The composer is dead. “Composer” is a word which here means “a person who sits in a room, muttering and humming and figuring out what notes the composer is going to play.” This is called composing. But last night, the Composer was not muttering. He was not humming. He was not moving, or even breathing. This is called decomposing.
(from The Composer is Dead, text by Lemony Snicket, music by Nathaniel Stookey, illustrations by Carson Ellis)
With this dire and dreadful announcement, The Composer is Dead springs to life! Originally an orchestral work, with an accompanying story, the entire work comes to us in this fabulous book/CD format. As the story goes, the Inspector is called upon to investigate the suspicious death of the composer, and he interrogates, section by section, each of the members of the orchestra, looking for whodunit. The hoity-toity violins, the unfortunately-all-but-forgotten violas, the sneaky woodwinds, boisterous brass, and the irrepressible percussion instruments all have alibis. The orchestra members admit that “all of us have butchered a composer at one time or another,” but also insist that it is they who keep composers alive. This is a delightful text, full of dash and flourish, peppered with orchestra jokes and musical references, insiduously teaching us about the members and personality of the orchestra while entertaining us with a dastardly mystery. It was written by Lemony Snicket himself, with superb, retro illustrations done by Carson Ellis.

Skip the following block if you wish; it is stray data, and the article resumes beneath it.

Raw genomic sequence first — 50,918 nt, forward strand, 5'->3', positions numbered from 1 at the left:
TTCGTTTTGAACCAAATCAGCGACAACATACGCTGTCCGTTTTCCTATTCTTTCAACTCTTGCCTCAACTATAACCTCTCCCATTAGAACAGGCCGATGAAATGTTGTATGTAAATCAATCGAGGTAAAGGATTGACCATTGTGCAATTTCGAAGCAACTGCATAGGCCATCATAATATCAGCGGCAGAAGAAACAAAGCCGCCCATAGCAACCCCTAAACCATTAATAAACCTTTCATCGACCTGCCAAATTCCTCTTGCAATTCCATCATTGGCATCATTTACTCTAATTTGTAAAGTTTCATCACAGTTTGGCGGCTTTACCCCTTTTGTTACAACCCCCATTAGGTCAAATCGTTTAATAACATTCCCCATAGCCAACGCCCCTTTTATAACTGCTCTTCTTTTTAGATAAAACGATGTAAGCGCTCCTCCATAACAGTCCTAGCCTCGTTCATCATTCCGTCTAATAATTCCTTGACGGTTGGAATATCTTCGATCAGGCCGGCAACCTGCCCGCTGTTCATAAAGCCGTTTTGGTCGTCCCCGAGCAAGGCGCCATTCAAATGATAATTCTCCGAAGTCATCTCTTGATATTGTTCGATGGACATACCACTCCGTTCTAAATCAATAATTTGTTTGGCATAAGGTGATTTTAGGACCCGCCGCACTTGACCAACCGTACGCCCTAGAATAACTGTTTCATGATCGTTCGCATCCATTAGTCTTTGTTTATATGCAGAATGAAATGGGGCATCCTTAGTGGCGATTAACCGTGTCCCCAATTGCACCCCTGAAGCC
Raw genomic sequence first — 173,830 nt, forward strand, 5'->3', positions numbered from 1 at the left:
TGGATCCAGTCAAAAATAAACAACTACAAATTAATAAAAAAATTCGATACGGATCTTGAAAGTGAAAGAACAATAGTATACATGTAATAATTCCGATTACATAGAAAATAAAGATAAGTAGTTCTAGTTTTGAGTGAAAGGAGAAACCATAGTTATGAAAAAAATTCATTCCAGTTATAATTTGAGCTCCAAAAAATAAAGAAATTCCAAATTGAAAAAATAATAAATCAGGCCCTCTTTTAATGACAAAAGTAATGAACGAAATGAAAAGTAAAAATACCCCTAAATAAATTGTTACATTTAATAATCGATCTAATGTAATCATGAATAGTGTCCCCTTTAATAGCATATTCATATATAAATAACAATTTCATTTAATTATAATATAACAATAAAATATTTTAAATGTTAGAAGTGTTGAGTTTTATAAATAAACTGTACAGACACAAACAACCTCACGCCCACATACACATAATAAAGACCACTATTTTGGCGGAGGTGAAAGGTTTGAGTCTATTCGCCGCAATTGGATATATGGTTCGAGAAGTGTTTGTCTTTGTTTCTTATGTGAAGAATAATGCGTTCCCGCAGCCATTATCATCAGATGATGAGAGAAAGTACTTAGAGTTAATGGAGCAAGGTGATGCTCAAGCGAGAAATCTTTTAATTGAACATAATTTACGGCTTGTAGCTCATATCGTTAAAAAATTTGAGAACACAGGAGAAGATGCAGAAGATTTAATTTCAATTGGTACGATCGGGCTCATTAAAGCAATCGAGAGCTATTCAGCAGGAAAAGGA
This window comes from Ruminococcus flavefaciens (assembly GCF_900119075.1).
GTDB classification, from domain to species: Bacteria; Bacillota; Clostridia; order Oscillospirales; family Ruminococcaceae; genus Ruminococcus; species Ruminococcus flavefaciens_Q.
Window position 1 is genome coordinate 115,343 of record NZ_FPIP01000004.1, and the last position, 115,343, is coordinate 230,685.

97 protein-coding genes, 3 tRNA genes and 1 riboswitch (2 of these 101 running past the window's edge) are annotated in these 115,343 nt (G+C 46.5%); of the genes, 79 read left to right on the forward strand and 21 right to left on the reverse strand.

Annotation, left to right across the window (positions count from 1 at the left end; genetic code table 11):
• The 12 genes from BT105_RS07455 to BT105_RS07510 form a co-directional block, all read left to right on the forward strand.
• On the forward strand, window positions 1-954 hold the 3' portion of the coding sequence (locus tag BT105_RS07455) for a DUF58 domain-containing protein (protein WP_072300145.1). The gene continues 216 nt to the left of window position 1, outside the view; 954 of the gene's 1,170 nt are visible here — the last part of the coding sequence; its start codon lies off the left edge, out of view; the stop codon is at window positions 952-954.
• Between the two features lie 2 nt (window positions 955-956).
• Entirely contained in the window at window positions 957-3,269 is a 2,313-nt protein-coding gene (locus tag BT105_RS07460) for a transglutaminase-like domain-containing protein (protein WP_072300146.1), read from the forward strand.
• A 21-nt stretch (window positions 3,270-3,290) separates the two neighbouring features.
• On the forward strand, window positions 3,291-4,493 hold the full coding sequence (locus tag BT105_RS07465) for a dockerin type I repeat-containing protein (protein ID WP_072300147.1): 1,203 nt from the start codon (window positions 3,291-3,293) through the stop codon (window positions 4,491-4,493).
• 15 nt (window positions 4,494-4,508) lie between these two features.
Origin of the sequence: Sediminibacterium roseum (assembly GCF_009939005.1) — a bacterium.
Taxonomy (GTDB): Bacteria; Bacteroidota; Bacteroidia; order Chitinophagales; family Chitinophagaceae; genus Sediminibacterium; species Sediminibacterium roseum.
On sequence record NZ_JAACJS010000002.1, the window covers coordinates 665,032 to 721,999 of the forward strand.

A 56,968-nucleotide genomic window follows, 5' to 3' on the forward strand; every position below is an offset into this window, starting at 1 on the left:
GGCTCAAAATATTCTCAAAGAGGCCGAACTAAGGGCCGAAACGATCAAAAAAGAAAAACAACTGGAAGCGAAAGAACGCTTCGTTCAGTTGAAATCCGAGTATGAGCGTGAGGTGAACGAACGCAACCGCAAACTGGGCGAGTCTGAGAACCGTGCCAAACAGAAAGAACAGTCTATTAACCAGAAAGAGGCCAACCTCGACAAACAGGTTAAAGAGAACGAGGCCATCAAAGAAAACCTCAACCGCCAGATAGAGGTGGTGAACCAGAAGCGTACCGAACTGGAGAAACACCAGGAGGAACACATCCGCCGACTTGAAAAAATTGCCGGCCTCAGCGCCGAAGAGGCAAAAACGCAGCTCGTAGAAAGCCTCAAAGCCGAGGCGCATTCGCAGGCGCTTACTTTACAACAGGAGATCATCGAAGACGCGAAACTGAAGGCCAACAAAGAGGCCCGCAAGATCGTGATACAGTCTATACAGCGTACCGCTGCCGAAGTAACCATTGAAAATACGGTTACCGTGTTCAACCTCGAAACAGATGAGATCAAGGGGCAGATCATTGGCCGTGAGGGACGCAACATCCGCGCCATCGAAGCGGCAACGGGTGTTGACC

But the text is only part of the fun.
The San Francisco Symphony commissioned this new work introducing young people to the orchestra. The music was composed by Nathaniel Stookey. It premiered in 2006 and has since been performed by quite a number of orchestras. In 2009, the work was turned into this book. The book includes a CD of the performance by the San Francisco Symphony with narration by Lemony Snicket. Magnificent performance by both parties.
The music is fabulous! A grave, massive, sinister brass fanfare heralds the news of the murder; the concertmaster shows off on her cadenza; the snazzy, snappy percussion section struts their stuff; the macabre accompaniment for the role call of dead composers grows more and more frenetic. This is a brilliant introduction to orchestral instruments and meshes perfectly with Snicket’s text.
I’m posting this link to a very upbeat, funny conversation with Stookey and Snicket about their thoughts on this work, with excerpts from the recording. Give it a listen! http://www.youtube.com/watch?v=lPBDHnlhvSQ